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Daniel Quesada, Migrant Worker Coordinator

A couple months ago I reached out to Chris Ramsaroop, one of the lead organizers at Justice For Migrant Workers (J4MW) about collaborating on the 2016 Migrant Worker Outreach Program. He mentioned to me that J4MW was planning a Caravan across Ontario between September and October, travelling West to East, starting in Leamington, ON and ending in Ottawa, ON. On Tuesday, September 27th, 2016, J4MW and the Harvesting Freedom Caravan made its way to Cobourg, ON. 



Local activists gathered at Kim Rudd's office for a Demonstration and March for Justice

On September 27th, at approximately 3:00PM, a March and Demonstration for Migrant Worker Justice formed at Kim Rudd's office on Elgin Street in Cobourg, ON. Organized by local activists from the Cobourg and Peterborough area, this event kicked off with Peter Vance and Gabriel Allahdua speaking about Migrant Worker Justice and the importance of the Harvesting Freedom Caravan. Allahdua spoke about the importance of Migrant Workers being granted Permanent Immigrant Status. As a Migrant Worker through the Seasonal Agriculture Workers Program (SAWP), Alladua emphasized that status means respect, equality, fairness, and inclusion, principles that he believes Canada is based on. He continue saying that giving Migrant Worker status would give them rights and freedoms, including the right to find a new employer, the ability to stand up for their rights in the workplace, and the ability to stay in Canada.


Local activists marching down Division Street in Cobourg

Shortly after the talk, the group of approximately 25 people hit the streets, taking up one lane of traffic on Division Street all the way to King Street. The March and Demonstration ended at Victory Hall, where Peter Vance again thanked everyone for cooperation and involvement in the March for Justice. I asked some of the locals that attended this March if they had seen or heard of a demonstration like this ever happen Cobourg. No one could re-call such an event like this happening in the area. It appears that a demonstration of this nature is the first of its kind in Cobourg!

Following the demonstration, Horizons of Friendship (Horizons) held an Open Forum & Roundtable Discussion on Migrant Workers issues at our office on Covert Street. There were approximately 25 guests in attendance, hailing from Trenton, Brighton, Cobourg, Peterborough, Toronto, and as far away as Mexico City. Friends of Migrant Workers (FOMW), a volunteer-led organization based in the community of Brighton came out to the Open Forum & Roundtable Discussion to learn more about the Harvesting Freedom Caravan. 

The event quickly started with Chris Ramsaroop noting that organizations and initiatives like FOMW and the 2016 Migrant Worker Outreach Program have been popping up all over Canada, working to fill the gap in services and accommodations that Migrant Workers experience during their stay. Ramsaroop futher noted that the names "Temporary Foreign Worker" and "Seasonal Agriculture Worker" are flawed. These programs aren't temporary or seasonal, rather, they're now a staple of the Canadian economy and have been here 50 years.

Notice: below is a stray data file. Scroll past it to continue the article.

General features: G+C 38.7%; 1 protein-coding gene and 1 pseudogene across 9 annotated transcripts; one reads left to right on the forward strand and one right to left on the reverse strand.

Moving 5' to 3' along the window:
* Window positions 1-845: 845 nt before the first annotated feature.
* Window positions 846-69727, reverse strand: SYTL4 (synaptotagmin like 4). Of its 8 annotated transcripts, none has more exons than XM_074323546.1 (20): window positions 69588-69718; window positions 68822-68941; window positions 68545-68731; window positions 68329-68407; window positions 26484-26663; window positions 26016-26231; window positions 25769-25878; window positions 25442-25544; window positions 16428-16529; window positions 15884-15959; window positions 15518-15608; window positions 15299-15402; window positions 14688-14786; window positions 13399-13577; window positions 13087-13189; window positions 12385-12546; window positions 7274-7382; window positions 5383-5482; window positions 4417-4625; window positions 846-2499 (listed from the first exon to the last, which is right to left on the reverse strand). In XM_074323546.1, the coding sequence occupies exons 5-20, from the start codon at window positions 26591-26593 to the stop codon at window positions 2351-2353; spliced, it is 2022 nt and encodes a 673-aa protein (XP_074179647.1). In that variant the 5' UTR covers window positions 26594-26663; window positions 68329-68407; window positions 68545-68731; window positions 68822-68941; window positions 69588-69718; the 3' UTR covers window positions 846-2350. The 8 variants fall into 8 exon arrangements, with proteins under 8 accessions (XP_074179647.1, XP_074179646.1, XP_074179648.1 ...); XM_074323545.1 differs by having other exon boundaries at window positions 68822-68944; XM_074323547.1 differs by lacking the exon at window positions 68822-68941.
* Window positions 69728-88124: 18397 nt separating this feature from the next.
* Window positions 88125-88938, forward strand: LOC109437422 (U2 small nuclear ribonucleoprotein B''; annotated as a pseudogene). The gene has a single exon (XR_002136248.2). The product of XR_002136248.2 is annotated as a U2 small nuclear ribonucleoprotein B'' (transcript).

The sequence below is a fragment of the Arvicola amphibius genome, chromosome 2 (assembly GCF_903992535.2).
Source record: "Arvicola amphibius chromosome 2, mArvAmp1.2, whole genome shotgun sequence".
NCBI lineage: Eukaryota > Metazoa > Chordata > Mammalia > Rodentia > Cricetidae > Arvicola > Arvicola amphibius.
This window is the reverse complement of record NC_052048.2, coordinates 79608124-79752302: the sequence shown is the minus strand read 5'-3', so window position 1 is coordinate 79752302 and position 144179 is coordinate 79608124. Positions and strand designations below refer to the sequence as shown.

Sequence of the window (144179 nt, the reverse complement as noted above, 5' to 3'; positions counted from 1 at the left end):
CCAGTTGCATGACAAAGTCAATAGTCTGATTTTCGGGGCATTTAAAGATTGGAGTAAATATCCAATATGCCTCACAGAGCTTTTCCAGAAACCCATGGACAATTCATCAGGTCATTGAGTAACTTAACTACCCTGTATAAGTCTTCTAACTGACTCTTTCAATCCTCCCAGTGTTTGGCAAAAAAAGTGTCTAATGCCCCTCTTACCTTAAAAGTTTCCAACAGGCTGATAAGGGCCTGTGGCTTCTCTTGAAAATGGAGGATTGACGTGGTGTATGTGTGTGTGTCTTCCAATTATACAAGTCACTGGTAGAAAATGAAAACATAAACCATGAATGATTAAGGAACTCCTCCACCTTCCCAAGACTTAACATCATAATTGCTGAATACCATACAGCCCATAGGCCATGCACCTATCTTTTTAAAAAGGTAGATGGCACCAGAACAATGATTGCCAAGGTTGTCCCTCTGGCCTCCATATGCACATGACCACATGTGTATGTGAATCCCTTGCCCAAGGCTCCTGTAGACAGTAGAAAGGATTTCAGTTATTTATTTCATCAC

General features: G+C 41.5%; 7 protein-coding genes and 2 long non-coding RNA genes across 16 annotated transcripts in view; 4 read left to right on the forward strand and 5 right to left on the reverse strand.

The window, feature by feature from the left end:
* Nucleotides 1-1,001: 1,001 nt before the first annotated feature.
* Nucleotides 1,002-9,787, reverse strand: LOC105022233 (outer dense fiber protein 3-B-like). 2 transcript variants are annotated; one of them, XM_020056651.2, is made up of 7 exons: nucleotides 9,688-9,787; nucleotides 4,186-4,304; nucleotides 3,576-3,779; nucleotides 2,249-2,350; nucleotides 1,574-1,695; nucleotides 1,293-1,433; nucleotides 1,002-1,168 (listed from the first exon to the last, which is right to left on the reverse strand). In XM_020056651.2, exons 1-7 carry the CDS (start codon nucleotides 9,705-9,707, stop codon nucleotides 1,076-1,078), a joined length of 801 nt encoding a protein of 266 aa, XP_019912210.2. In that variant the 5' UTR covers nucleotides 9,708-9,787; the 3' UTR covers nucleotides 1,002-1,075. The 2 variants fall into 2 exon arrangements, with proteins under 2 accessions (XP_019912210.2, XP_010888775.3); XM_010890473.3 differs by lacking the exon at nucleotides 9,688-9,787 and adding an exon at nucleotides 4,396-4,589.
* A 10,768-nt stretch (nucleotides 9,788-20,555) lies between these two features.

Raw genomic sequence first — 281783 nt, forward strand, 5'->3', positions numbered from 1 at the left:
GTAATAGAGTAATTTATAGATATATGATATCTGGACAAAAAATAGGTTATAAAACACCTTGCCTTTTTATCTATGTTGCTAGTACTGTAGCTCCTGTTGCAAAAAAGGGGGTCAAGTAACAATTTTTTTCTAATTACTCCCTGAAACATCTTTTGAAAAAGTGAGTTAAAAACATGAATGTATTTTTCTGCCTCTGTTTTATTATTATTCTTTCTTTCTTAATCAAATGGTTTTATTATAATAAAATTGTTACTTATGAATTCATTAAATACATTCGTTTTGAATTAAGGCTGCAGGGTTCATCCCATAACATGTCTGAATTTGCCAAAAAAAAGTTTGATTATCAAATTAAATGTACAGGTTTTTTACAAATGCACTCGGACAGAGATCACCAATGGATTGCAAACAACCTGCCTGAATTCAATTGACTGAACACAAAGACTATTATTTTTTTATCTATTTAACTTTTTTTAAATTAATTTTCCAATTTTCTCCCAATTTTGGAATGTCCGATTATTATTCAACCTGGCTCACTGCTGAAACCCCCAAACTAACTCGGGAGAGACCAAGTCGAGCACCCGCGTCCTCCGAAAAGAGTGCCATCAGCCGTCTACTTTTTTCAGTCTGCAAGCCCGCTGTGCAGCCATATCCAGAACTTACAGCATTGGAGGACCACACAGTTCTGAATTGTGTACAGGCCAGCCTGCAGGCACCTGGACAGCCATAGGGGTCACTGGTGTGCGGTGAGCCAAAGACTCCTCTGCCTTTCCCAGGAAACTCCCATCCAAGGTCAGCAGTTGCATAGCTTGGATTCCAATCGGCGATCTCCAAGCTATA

Open Forum & Roundtable Discussion at Horizons of Friendship

Allahdua and Ramsaroop took their time fielding questions from community members for nearly 90 minutes regarding Permanent Immigration Status for Migrant Workers and the role of farmers and unions in the Harvesting Freedom Caravan. Ramsaroop was quick to point out the historical precedence of Migrant Workers being granted Permanent Residence Status. Dutch, Polish, and British farmworkers in the 1930s and 1940s were granted Permanent Immigration Status upon arrival to Canada, and also received free land when they settled here. These laws changed in the 1950s when agricultural labour began to arrive from Jamaica, Mexico, and the Caribbean. Ramsaroop noted a number of books, historians, and academic literature that demonstrates the change in policy between European settlers to Jamaican, Mexican, and Caribbean was based on racism. Policy makers in the 1950s didn't want dark-skinned workers to settle in Canada, so they changed the laws to make their stay in Canada 'temporary'. 

After the Open Forum and Roundtable Discussion ended, Migrant Workers from the Northumberland County region arrived for a private dinner with Harvesting Freedom Caravan organizers. Shortly after, I gave Ramsaroop and Allahdua a night-tour of all the farms in the region, including visits with Migrant Workers at their residences. We were able to connect with around a dozen workers on this tour, talking to workers about their concerns and desire for change. 

Many thanks again to our friends at J4MW for providing us with an opportunity to learn more about the Harvesting Freedom Caravan. I'd also like to thank our friends at the Northumberland Community Legal Centre for their solidarity and support in organizing the day's events. I know that us here at Horizons and Migrant Workers across Canada appreciate your efforts towards making Canada a more just and inclusive society.